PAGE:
This content is for information and inspiration purposes only. It should not be taken as financial or investment advice. To receive personalised, regulated financial advice please consult us here at Elmfield Financial Planning in Padiham, Burnley, Lancashire.
Self-employed people, contractors and freelancers deserve a lot of respect. They are seeking to build wealth and a future for themselves through their business, often without the security of an employed role. Sadly, many of these people have been especially hard-hit by the pandemic in 2020-21, receiving less UK government support (e.g. due to having insufficient tax history) and struggling with as much as 30% lower earnings. It is a relief to many, therefore, that HMRC allowed people in January 2021 to file their tax returns late due to COVID-19 (although fines on late tax payments still apply).
Given the uncertainty of the year ahead as the UK continues to roll out its vaccines and recover from the economic downturn, how can self-employed people ensure a healthy level of income via their business? Having a strong business plan is a given. Yet it also helps hugely to ensure you are not paying more tax than is necessary. In this article, our financial planners here at Elmfield in Padiham, Burnley, Lancashire offer some ideas in this respect for self-employed people in 2021. We hope you find this content useful. If you’d like to speak to an independent financial adviser then you can reach us via:
T: 01282 772938
Falling revenue and excessive tax hits
One of the big challenges faced by self-employed people in 2020-21 has been the automatic system used by HMRC to calculate their tax. As mentioned above, in 2020 many of these businesses lost significant revenue due to COVID-19 and successive lockdowns. However, this system does not account for this kind of scenario – which has led many to overpay in tax.
This occurs due to the “payment on account” system, where advanced tax payments for a self-employed person are calculated based on previous tax years. Any significant falls which happen across a given year are not taken into account. On the 31st January 2021, the first of these advanced payments were due. Whilst HMRC does allow self-employed people to lower their payment (on account bills) in the event of significant earnings loss, this mechanism is not universally known. Indeed, more than 33% of self-employed people are unaware it exists.
Fortunately, HMRC has stated that it will eventually reimburse anyone who overpays in this way. Yet many self-employed people are likely to struggle financially until this arrives, and would be in a better position now had they not overpaid in the first place. In 2021, therefore, make sure you go through your earnings and tax carefully with a qualified professional. It may be that you are due a refund from the government, in due time.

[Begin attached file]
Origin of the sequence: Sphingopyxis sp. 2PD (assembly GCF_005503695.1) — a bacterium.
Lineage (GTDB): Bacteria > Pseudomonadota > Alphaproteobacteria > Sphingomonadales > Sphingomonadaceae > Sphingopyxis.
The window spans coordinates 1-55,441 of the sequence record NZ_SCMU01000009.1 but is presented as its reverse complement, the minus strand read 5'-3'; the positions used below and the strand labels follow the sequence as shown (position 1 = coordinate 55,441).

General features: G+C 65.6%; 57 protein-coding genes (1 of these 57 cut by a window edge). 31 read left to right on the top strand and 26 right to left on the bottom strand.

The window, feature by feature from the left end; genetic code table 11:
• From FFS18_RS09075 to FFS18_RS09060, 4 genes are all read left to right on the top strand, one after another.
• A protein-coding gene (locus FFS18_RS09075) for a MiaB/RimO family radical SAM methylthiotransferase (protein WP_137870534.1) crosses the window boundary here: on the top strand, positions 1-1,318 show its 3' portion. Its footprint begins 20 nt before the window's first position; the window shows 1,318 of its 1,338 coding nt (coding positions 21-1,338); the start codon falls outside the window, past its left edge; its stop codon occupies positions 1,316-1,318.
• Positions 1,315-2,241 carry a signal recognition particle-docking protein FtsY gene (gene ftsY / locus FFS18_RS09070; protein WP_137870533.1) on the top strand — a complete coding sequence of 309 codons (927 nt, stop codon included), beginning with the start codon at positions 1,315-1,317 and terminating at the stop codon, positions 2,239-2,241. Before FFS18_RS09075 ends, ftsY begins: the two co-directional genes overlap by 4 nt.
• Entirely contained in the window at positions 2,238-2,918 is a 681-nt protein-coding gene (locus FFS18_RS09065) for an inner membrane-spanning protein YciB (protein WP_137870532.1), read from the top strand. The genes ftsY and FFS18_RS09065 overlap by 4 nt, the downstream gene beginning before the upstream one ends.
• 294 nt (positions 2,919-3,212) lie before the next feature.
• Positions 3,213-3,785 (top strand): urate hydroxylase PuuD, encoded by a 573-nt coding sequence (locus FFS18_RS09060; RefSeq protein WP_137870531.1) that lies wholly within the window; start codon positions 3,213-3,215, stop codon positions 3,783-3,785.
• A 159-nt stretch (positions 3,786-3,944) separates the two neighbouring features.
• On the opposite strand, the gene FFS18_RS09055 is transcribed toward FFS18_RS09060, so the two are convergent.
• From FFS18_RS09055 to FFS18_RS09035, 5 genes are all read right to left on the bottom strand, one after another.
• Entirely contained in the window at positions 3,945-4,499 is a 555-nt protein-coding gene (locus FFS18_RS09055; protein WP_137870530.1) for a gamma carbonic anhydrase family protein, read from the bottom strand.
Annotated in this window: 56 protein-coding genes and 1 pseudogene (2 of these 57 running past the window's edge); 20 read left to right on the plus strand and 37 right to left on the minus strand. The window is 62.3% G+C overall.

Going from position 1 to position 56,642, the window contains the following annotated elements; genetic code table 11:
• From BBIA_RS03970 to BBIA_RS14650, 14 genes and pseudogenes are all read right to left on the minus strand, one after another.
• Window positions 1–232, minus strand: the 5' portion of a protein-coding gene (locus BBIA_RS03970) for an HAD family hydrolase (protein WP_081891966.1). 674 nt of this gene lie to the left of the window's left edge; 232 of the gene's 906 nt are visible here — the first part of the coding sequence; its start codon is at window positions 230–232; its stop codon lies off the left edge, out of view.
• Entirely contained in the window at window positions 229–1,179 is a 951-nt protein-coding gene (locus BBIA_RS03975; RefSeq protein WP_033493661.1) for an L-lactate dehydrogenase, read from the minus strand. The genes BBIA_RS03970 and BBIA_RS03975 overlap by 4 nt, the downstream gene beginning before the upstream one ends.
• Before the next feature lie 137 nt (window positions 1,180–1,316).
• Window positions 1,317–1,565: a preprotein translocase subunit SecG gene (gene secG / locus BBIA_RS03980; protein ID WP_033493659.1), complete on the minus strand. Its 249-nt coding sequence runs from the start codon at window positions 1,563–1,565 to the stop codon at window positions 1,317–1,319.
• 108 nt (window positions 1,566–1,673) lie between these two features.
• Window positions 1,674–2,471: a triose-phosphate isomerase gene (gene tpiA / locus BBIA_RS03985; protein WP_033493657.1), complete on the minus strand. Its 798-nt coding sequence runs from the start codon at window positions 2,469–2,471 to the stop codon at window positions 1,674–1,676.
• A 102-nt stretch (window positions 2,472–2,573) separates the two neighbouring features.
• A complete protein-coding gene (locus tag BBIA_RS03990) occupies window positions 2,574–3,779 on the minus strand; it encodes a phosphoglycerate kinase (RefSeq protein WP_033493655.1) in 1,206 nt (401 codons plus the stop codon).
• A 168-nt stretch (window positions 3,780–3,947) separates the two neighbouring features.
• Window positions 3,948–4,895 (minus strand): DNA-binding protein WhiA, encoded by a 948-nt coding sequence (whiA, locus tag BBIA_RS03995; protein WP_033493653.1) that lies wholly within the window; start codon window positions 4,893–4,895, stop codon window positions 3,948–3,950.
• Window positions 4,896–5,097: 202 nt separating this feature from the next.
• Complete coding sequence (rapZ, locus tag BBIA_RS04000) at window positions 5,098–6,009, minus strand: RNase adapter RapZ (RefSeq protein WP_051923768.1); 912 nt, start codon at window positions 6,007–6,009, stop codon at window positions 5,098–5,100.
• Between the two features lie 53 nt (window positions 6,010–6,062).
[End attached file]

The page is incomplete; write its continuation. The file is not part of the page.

Other tax-saving & money-saving tips in 2021
Even setting aside for a moment the unique challenges posed to self-employed people by the pandemic, there are plenty of ways to improve your financial position through money planning and tax optimisation – even in “ordinary” times. Here are some ideas to consider as we move deeper into 2021:
- Thoroughly review which expenses you can claim for. The chances are you are not claiming your full expenses, which could amount to hundreds or thousands lost to tax each financial year. There’s a great list here which you can check here including areas such as phone/internet bills, printing and computer software.
- Handle credit cards with care. One of the biggest financial burdens on households (and self-employed people) is crippling personal debt, with APRs (annual percentage rates) that can exceed 20%. Avoiding these – if at all possible – will be a good way to stabilise your revenues in the months ahead. If you need to use debt at all, consider 0% options and ensure you have a strong plan for repayment within the time-limited window.
- Review phone & internet plans. With more and more self-employed people working from home during lockdown, a strong network is essential. Yet that does not mean you should overpay for the services you need. Consider reviewing the package you’re on and check the marketplace to see if money could be saved by switching.
- Leverage your pension. Saving into a pension (e.g. a Self-Invested Personal Pension) is especially important for you to consider, since there is no workplace pension which will automatically enroll you. This helps you save towards your future retirement, but it can also be a powerful way to mitigate tax in the shorter term. For instance, if your profits put you in the Higher Rate income tax bracket, could you afford to put any of the earnings into your pension? The tax relief you receive means that the money you would have otherwise been paid in tax eventually goes back into your pocket, in retirement.
- Make sure insurance is updated. At the very least you are legally required to have public liability insurance as a business owner. Yet there are other important policies to consider too, which could provide a vital financial lifeline in the event of sudden disaster. Here, a financial planner can point out areas of vulnerability in your business financial plan and suggest meaningful solutions which provide appropriate cover. Whilst this does present an extra monthly expense, a payout could save your business in the future.
If you are interested in starting a conversation about your own financial plan or investments, then we’d love to hear from you. Please contact us to arrange a free, no-commitment consultation with a member of our team here at Elmfield Financial Planning in Padiham, Burnley, Lancashire.
Reach us via:
T: 01282 772938